“I think that these results suggest that once something or someone irritates us, it becomes easier for us to justify our immoral behavior.” (178)

“(In our vending machine) we almost tripled sales by probabilistically giving people back their money.” [70% chance of paying full price of $1.00, 30% chance of getting all their money back/free] (194)

“It’s important to realize that the effects of individual transgressions can go beyond a singular dishonest act. Passed from person to person, dishonesty has a slow, creeping, socially erosive effect.” (214)

“Whereas altruism can increase cheating and direct supervision can decrease it, altruistic cheating overpowers the supervisory effect when people are put together in a setting where they have a chance to socialize and be observed.” (228)

“This study suggests that as dentists become more comfortable with their patients, they also more frequently recommend procedures that are in their own financial interest. And long-term patients, for their part, are more likely to accept the dentist’s advice based on the trust that their relationship has engendered.” (230)

“Very few people steal to a maximal degree. But many good people cheat just a little here and there by rounding up their billable hours, claiming higher losses on their insurance claims, recommending unnecessary treatments, and so on.” (239)

“The amount of cheating seems to be equal in every country – at least in those we’ve tested so far.” (242)

“Negative emotions (like sadness) by themselves do not create a desire for self-inflicted pain. However, those in the guilty condition were far more disposed to self-administering higher levels of shocks.” (251)

If you liked the quotes, please buy the book here.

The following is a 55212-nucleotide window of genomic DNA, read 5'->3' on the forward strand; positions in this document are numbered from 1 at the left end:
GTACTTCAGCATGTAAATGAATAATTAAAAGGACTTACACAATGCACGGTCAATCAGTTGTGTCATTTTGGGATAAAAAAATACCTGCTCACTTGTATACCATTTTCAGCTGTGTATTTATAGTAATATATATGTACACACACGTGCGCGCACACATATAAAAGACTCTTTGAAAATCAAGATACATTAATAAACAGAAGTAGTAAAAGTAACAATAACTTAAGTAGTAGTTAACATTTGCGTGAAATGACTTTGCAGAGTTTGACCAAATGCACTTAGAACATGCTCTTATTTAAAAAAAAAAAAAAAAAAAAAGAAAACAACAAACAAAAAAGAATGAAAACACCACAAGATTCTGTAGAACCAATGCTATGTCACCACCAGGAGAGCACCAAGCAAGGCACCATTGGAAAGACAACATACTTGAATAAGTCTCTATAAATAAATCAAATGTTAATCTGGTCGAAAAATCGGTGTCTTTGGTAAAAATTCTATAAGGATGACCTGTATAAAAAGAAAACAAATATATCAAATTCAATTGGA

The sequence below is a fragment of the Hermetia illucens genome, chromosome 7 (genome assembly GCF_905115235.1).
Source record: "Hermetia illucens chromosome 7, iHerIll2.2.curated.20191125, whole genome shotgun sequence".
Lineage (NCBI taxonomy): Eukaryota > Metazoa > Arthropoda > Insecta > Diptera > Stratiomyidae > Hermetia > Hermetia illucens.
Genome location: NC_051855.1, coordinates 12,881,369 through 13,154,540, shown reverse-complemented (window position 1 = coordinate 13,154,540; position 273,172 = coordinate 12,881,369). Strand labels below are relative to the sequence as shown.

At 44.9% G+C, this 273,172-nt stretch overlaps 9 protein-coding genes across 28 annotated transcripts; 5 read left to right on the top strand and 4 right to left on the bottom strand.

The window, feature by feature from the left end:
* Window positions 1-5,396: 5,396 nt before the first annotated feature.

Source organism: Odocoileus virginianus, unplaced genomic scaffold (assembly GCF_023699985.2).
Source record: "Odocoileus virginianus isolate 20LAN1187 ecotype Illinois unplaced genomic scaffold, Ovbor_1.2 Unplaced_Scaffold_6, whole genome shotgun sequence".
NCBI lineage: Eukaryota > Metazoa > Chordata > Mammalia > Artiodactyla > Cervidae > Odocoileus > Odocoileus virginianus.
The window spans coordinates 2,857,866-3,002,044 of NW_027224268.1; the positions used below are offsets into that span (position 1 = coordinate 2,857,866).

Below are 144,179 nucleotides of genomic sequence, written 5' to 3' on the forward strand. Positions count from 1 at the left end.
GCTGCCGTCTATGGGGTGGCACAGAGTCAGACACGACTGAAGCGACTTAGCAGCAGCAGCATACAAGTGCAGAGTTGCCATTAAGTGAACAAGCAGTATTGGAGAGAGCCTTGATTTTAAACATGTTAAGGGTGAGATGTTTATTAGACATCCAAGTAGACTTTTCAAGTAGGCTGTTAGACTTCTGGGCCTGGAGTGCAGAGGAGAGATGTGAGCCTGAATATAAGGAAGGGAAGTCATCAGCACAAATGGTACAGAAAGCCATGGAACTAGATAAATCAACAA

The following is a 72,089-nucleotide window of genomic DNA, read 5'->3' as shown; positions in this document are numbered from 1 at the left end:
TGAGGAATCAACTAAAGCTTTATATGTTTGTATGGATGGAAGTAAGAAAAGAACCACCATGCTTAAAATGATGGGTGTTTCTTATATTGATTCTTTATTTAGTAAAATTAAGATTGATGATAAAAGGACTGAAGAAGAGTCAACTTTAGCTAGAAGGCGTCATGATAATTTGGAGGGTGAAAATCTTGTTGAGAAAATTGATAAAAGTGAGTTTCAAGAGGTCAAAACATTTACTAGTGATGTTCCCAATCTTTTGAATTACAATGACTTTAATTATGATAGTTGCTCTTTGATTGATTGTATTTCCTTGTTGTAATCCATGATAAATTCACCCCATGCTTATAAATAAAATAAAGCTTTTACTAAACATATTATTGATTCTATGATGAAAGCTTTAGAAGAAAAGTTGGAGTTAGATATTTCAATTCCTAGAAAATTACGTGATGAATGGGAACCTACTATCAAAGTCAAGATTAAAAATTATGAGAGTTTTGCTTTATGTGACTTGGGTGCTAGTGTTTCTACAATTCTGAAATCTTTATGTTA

“The Murderer Next Door” Quotes

Here’s the quotes I found most interesting from The Murder Next Door: Why The Mind Is Designed To Kill by David M. Buss. As always, if you like the book, please buy it here.

“There is a fundamental logic to murder – ruthless but rational – and it resides not only in the minds of people who actually become murders, but in the minds of all of us.” (5)

“According to our findings, 91 percent of men and 84 percent of women have had at least one vivid fantasy about killing someone.” (8)

“Seven years of near obsessive subsequent research into murder has led me to the conclusion that, yes, the human mind has developed adaptations for killing – deeply ingrained patterns of thought, often accompanied by internal dialogue, anchored in powerful emotions – that motivate us to murder.” (8)

“Murder is a product of the evolutionary pressures our species confronted and adapted to.” (9)

“It may seem bizarre to talk about killing as adaptive, or murder as advantageous, but in fact the benefits of killing, in an evolutionary sense, are so substantial that the real mystery is not why killing has been so prevalent over our evolutionary history, but why killing has not been more prevalent.” (11)

“The evolution of the psychology of murder has been like an arms race: in response to the threat of murder, we’ve developed a well-honed set of defenses against it, and they have acted as powerful deterrents.” (11)